I never gave braided rugs much thought until I was a preteen. They were just a part of life underfoot at the houses I spent the most time in; my own home, my grandparent’s home (Dad’s parents), my great-grandparent’s home and my aunt and uncle’s home.
One day while visiting my dad’s parent’s, I observed my grandmother ripping up her old red winter coat into long strips. When I inquired why she was doing that, she said, “To get it ready for its next life in the braided rug I’m working on.”
That led to an explanation about how braided rugs were made, for generations in New England, from worn-out or unused woolen clothing. The fabric was torn into long strips, sometimes joined in odd ways first, to create those strips. Old but still sturdy wool was saved until enough was on hand to get a project started. My grandmother explained how the strips were rolled with a filling of a lighter, or more worn wool inside, then folded and sewn into long sausage-like pieces. Those rolls were braided tightly and flat into long rope braids of strong wool.
Those braids are forced as flat as possible and coiled, usually into a round or oval shape, to establish the completed shape, beginning at the center. They are then sewn into place,the coils next to each other with nearly invisible stitches, using a large needle and heavy, silk or linen rug thread. When the correct size is obtained, the last braid is tapered off and joined inconspicuously to the braid beside it. No two rugs are the same and each one is a bit of a storyteller, made in a way like a quilt, from pieces of clothing well-worn and loved by family members.
I began studying the examples on the floor nearby with entirely new interest and respect. “That one there was made by my mother, your great-grandmother, at least 50 years ago,” Grandma pointed out. “Those two are my early attempts at learning the craft. The big one in the dining room is my last one. By then I realized I liked a lot of red in them,” Grandma explained. “Your mother has made a few too, I know. They are at your house in Vermont.” I knew exactly where they were there and would be checking them out when I returned home.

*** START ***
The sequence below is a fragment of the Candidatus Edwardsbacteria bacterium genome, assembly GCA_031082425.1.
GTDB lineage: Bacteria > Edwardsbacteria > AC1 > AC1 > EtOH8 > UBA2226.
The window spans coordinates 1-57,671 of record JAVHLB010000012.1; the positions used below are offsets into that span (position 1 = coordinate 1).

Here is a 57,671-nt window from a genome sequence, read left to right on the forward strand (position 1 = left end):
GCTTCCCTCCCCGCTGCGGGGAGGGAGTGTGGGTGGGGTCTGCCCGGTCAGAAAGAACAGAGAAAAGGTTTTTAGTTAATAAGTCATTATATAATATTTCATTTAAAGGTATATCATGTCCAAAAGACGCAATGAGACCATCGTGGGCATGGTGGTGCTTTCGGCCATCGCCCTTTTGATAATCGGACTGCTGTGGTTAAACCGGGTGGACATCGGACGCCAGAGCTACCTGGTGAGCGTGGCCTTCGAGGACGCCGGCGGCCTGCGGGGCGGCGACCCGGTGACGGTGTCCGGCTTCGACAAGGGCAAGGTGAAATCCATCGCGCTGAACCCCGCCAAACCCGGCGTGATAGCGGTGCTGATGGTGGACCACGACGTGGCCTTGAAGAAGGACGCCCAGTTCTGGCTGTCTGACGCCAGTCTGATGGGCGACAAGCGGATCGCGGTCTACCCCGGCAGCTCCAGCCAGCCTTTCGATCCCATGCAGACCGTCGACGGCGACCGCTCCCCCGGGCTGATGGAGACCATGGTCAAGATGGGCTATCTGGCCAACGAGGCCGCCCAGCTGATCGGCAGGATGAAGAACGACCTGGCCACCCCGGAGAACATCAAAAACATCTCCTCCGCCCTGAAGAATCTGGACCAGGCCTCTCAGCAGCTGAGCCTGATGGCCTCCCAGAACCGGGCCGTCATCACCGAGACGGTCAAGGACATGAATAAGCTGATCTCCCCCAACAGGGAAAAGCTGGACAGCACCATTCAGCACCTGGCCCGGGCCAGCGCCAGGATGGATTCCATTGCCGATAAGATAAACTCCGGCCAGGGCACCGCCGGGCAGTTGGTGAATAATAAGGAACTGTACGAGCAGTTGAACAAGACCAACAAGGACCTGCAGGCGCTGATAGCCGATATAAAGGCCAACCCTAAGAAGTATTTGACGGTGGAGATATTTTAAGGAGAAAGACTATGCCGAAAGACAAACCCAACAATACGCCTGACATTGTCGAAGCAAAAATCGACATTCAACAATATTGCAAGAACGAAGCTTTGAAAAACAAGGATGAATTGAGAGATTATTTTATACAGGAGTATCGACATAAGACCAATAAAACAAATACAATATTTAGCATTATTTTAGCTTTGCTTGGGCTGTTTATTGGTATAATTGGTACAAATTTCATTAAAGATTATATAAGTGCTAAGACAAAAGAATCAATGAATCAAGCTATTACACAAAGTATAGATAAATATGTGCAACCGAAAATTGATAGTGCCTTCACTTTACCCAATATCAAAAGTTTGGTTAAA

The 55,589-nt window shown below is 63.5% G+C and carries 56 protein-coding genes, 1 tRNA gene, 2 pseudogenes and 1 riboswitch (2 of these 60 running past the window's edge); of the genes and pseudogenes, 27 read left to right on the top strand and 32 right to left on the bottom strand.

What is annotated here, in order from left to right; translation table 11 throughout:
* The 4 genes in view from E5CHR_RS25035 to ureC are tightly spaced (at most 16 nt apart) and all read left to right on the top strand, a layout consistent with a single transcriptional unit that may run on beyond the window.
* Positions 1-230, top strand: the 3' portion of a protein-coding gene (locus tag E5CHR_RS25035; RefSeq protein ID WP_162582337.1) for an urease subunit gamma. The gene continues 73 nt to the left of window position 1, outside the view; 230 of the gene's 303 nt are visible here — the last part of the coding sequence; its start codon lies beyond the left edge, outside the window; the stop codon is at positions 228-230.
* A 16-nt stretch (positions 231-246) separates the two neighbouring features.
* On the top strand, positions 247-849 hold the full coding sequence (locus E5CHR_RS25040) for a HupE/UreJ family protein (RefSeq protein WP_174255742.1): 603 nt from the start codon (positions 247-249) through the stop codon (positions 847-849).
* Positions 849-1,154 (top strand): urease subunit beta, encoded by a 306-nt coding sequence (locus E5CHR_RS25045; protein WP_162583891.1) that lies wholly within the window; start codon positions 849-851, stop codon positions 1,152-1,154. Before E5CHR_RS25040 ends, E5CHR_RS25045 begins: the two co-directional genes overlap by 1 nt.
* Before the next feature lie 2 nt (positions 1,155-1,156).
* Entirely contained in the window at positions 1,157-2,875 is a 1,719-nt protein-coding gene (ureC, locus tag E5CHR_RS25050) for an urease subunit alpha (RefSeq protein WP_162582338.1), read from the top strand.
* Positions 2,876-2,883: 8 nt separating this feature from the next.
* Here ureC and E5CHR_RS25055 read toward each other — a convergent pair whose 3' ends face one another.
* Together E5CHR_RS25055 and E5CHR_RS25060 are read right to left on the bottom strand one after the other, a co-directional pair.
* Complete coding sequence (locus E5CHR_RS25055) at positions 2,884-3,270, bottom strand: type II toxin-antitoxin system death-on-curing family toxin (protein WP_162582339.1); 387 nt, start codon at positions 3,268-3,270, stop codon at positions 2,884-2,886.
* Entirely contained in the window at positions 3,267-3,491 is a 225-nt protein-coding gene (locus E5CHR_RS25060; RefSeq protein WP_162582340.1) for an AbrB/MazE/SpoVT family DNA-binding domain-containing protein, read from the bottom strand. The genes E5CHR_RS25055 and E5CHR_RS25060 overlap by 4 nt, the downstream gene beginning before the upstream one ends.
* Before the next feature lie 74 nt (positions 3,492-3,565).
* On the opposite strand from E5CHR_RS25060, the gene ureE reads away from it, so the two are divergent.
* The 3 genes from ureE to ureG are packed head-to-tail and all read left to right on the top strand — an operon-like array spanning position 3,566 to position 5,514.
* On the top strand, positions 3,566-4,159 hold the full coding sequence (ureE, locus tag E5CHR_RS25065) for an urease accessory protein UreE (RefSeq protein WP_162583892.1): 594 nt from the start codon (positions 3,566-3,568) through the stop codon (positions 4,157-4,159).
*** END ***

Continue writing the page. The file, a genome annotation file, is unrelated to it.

As a young adult, in my own home, I realized that I missed having those omnipresent and serviceable rugs underfoot. I looked at new “braided rugs” which were not really braided at all. Instead they are cheap fabrics, usually not wool, twisted and top stitched together. Not for me now that I understood and appreciated what the real ones involved and looked like. In those days, all those women in my family were still using their own rugs in their own homes. The obvious solution to me was to make my own rugs for my own home!
I soon learned that braiding rugs is a lot more work than it appears to be. Several hours of tearing, folding, sewing, joining, braiding, pressing, shaping and sewing again; goes into just a few inches of each rug. And as the rugs grow in size, they grow in weight too! It’s not a summer project either! I’d completed a small rug and started another, when my mother offered me one of the rugs she’d made. Mom was redecorating and moving things around. Of course I said yes. Living in a home heated with wood, with perpetually cold floors, those wool rugs are very practical!
but it Keeps on Going !
When my grandmother passed away and her household was broken up, no one else seemed interested in Grandma’s rugs. I was. The collection included my great- grandmother’s rugs as well. Since inheriting these homely treasures, I rather lost the incentive in my now hectic life to complete the last rug I’d begun. It still waits for me patiently, and every so often, I stop on a cold and quiet winter day and add a few inches to my own creation.
Fortunately, my paternal grandmother made a couple of braided rugs for her dolls as a child, when she was practicing to make full-sized rugs. I have one of those now in a doll’s house. Dollhouses 1, Not Just for Little Girls….
My maternal grandmother, who to the best of my knowledge, never made a full-sized braided rug, did make me this one for my doll’s when I was a child. Dollhouses 3, What Inspires Creators and Collectors?
These practical rugs are so often overlooked, if anyone even still uses them anymore. I hope you have a new appreciation for them now when and if you see them! Just think of the hundreds, or thousands of hours that have gone into each one! Having these humble treasures in my life, feels like a part of these wonderful, practical, resourceful women are still in my life, looking out for me and keeping me warm.